Crossing machine learning with low-cost infrared sensors, AI developers are pushing the envelope on ambient intelligence, or AmI, for use in healthcare.
Care techniques in the emerging field include, for example, remotely monitoring patients without threatening their privacy the way high-definition video sensors might.
Stanford researchers deliver an in-depth primer on AmI in a review of the literature running in Nature.
Fei-Fei Li, PhD, Arnold Milstein, MD, MPH, and graduate student Albert Haque characterize likely advances as falling into two broad settings.
“In hospital spaces, early applications could soon enable more efficient clinical workflows and improved patient safety in intensive care units and operating rooms,” they write. “In daily living spaces, ambient intelligence could prolong the independence of older individuals and improve the management of individuals with a chronic disease by understanding everyday behavior.”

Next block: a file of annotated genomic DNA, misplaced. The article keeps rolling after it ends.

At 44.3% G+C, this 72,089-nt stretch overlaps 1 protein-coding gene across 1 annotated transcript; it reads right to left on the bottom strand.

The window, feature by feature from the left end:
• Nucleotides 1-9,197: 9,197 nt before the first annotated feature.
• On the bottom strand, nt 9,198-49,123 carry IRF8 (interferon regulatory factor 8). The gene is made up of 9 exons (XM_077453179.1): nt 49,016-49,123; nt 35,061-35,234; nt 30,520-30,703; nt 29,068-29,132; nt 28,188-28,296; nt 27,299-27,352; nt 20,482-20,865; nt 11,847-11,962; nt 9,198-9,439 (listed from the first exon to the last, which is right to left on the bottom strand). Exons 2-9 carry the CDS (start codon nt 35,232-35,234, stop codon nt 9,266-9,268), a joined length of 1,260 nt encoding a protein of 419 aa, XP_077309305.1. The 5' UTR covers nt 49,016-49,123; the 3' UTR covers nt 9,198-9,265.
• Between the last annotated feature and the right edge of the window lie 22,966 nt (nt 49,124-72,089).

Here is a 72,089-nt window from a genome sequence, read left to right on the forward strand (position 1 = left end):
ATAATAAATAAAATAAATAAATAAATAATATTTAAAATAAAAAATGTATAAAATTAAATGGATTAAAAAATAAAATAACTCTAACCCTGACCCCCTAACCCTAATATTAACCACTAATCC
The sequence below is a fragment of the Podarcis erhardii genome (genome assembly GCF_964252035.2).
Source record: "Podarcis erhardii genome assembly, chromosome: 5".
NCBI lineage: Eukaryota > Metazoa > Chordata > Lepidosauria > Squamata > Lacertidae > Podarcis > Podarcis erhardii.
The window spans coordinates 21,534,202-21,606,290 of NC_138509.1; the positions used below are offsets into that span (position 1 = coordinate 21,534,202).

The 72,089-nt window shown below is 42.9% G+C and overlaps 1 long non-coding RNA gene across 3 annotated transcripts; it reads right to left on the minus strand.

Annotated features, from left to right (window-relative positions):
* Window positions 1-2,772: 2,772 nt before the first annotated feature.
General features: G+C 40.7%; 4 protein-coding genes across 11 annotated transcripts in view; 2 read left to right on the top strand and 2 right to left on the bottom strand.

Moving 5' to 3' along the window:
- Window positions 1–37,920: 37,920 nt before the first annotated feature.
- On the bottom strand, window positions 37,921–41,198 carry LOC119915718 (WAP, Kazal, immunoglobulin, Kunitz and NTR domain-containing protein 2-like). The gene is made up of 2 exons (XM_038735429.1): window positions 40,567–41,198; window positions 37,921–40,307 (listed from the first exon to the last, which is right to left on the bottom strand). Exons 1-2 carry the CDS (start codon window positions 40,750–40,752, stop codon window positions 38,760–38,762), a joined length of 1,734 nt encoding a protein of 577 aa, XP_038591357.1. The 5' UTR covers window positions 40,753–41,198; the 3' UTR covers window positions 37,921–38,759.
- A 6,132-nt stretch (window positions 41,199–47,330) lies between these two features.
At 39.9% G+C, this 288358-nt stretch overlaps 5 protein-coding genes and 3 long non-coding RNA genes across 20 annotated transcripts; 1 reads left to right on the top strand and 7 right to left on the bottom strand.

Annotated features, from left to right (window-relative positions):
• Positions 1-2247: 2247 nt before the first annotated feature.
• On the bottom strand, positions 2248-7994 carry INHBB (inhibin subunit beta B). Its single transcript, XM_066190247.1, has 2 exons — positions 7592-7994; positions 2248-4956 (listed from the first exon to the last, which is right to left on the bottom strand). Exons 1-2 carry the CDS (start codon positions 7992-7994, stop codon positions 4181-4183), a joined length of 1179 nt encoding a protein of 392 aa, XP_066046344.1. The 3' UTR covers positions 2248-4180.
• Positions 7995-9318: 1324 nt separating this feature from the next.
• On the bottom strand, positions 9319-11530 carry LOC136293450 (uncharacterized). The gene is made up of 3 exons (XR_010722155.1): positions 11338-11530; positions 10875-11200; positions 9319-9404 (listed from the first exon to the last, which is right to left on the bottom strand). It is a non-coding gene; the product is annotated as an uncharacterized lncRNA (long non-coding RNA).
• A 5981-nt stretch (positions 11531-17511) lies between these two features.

Along with technical challenges and opportunities facing AmI proponents, Li and colleagues outline some inescapable social and ethical considerations.
“Trustworthiness of ambient intelligence systems is critical to achieve the potential of this technology,” they write. “Although there is an increasing body of literature on trustworthy artificial intelligence, we consider four separate dimensions of trustworthiness: privacy, fairness, transparency and research ethics. Developing the technology while addressing all four factors requires close collaborations between experts from medicine, computer science, law, ethics and public policy.”
Coverage of the article by Stanford Engineering Magazine notes that Li and Milstein co-direct the 8-year-old Stanford Partnership in AI-Assisted Care.
“[T]he preliminary results we’re getting from hospitals and daily living spaces confirm that ambient sensing technologies can provide the data we need to curb medical errors,” Milstein says in the magazine article. “Our Nature review tells the field that we’re on the right track.”